I walk through the bookstores and book fairs, noting down the titles of the books that interest me. Yes, as an avid reader from a middle-class family, it is not feasible for me to buy all the books that I want to read. Born into a family of readers, my relationship with books began when I was a toddler. I began reading, and when I was about 11 years old, I discovered my love for thrillers. Over the years, I have read so many books that I can’t keep track. The idea of having a reading room surrounded by books is a dream come true for me. But how could a middle-class girl afford to buy that many books?
Middle Class People Borrow From Library
My family has had memberships at three libraries for almost half a century. So, borrowing books from the library has been a family thing for us. Most paperbacks cost between Rs. 300 and Rs. 600, and hardcovers are obviously more expensive than that. Borrowing books is thus the default option for every middle-class reader. From James Patterson to JD Robb, all the books that I read cost about Rs. 600 each. I would rather borrow about 10–12 books from the library at the same cost. And if I want to read them again, I’ll simply borrow them again.
When comparing the prices of books in bookstores, book fairs, online shopping portals, and on Kindle, libraries are the most affordable. The best thing about it is that I can keep borrowing as many books as I want without having to really worry about the cost. The library that I regularly visit offers a lifetime membership with a refundable deposit of Rs. 500. I can pick 10 books per visit and have them for 15 days. I can get them renewed over the phone with no extra charges.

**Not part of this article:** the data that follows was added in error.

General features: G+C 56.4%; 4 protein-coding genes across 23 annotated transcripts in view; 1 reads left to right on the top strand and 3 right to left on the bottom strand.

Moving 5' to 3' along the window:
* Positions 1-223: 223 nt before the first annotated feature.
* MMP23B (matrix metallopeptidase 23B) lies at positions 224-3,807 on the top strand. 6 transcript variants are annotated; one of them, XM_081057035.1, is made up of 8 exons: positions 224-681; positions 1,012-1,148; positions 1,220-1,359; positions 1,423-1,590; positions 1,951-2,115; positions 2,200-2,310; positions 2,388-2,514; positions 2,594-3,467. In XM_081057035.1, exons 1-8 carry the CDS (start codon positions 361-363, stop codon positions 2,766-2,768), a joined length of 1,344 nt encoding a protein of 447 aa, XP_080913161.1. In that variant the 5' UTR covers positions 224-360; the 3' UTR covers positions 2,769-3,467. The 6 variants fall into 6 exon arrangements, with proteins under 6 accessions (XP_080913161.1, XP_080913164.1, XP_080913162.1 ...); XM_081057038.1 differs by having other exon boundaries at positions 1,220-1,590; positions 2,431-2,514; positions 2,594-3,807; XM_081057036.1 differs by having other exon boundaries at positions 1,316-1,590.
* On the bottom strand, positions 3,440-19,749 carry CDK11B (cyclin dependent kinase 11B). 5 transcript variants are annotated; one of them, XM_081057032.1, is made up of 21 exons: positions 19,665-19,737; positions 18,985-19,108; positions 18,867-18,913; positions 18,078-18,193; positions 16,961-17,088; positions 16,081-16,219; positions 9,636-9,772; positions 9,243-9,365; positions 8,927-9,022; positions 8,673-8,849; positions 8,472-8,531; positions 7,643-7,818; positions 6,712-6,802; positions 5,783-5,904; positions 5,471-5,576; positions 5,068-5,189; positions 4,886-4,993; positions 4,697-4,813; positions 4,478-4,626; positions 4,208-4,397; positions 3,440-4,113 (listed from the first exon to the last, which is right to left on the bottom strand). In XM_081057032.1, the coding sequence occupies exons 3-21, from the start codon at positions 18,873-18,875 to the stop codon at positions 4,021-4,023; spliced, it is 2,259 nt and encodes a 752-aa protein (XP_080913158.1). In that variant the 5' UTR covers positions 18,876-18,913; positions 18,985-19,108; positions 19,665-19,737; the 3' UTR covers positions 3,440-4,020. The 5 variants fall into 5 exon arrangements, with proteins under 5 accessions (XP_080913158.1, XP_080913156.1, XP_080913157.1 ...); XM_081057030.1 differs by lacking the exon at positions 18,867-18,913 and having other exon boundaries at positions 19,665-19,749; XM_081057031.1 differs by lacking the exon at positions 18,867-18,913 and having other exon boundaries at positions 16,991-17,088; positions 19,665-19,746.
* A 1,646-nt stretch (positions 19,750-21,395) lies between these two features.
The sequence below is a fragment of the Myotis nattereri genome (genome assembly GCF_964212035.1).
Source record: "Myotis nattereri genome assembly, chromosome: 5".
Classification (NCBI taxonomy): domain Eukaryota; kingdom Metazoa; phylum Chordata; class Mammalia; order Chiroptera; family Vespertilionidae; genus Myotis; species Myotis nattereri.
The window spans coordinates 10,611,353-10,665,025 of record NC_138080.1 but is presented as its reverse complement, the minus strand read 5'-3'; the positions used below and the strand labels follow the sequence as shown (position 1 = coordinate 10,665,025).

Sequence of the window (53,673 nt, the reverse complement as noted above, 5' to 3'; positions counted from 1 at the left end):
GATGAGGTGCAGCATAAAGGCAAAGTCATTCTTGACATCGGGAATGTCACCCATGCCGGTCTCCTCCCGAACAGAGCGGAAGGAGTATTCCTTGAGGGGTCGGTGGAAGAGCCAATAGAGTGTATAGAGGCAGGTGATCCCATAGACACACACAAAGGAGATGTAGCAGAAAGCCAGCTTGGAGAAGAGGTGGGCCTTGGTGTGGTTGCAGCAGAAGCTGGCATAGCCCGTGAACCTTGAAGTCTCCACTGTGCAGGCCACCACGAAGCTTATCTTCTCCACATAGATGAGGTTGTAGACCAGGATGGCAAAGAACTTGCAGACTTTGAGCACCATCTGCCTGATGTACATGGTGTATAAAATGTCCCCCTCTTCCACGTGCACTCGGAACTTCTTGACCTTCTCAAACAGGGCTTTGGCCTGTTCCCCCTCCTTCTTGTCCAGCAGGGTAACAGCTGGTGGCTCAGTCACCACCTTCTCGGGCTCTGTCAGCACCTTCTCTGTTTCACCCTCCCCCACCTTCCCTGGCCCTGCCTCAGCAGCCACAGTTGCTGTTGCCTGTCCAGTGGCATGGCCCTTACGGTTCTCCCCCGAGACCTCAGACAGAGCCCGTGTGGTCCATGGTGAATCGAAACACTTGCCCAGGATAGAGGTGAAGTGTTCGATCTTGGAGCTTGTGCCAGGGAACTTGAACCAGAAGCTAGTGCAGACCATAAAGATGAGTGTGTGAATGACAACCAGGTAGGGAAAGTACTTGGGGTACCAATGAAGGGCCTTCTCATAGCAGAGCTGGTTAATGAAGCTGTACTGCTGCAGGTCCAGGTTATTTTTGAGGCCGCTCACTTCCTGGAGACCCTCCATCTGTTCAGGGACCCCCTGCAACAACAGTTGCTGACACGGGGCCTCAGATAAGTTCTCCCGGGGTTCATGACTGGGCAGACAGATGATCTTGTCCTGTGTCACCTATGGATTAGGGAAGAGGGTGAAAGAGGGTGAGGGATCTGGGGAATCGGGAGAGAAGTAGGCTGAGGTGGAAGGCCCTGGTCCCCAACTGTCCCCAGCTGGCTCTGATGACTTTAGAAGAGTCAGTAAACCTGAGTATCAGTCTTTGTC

Chennai-based Bookstagrammer Sruthi says, “I can experiment with different genres when I borrow books from the library, as opposed to actually buying books. Usually, I read romance and thrillers, and I buy only books by famous authors for my work. Right now, I get the new releases for free, but when I started out as a bookstagrammer, I had to put my own money or borrow from my parents. So, at that time, borrowing from the library seemed like a perfect option, and it always does.”
“I remember this one incident that happened when Harry Porter and the Cursed Child was released. At that time, I had just taken a break from my job, and I obviously couldn’t take money from my savings. Being a Potterhead, I really wanted to get my hands on the book. Initially, only the hard copy was available, and it was very expensive. It cost about Rs. 1800, maybe more. I didn’t want to ask my parents, even though they would have gotten it for me. Since it was a play and not even a typical book, I had my doubts at that time about investing in it. So, I contacted the librarian, and he got me the book within less than a week,” said Sruthi.
Most middle-class families live in typical 2BHK homes, and storing hundreds of books is impossible. I barely have a proper space to store my academic books and the books that I regularly borrow from the library. Where will I possibly find the space to store the dozens of books that I read every year?
For book lovers, owning one’s own book is an incredible feeling. Books are treasured possessions that can be passed down through generations. Having our own library is a dream. For people who like writing in or underlining books, owning their own books is a huge advantage. But then, as someone from a middle-class family, that is definitely not affordable at all. Libraries are a huge blessing for people like us. How else could we appease our constant hunger for reading?
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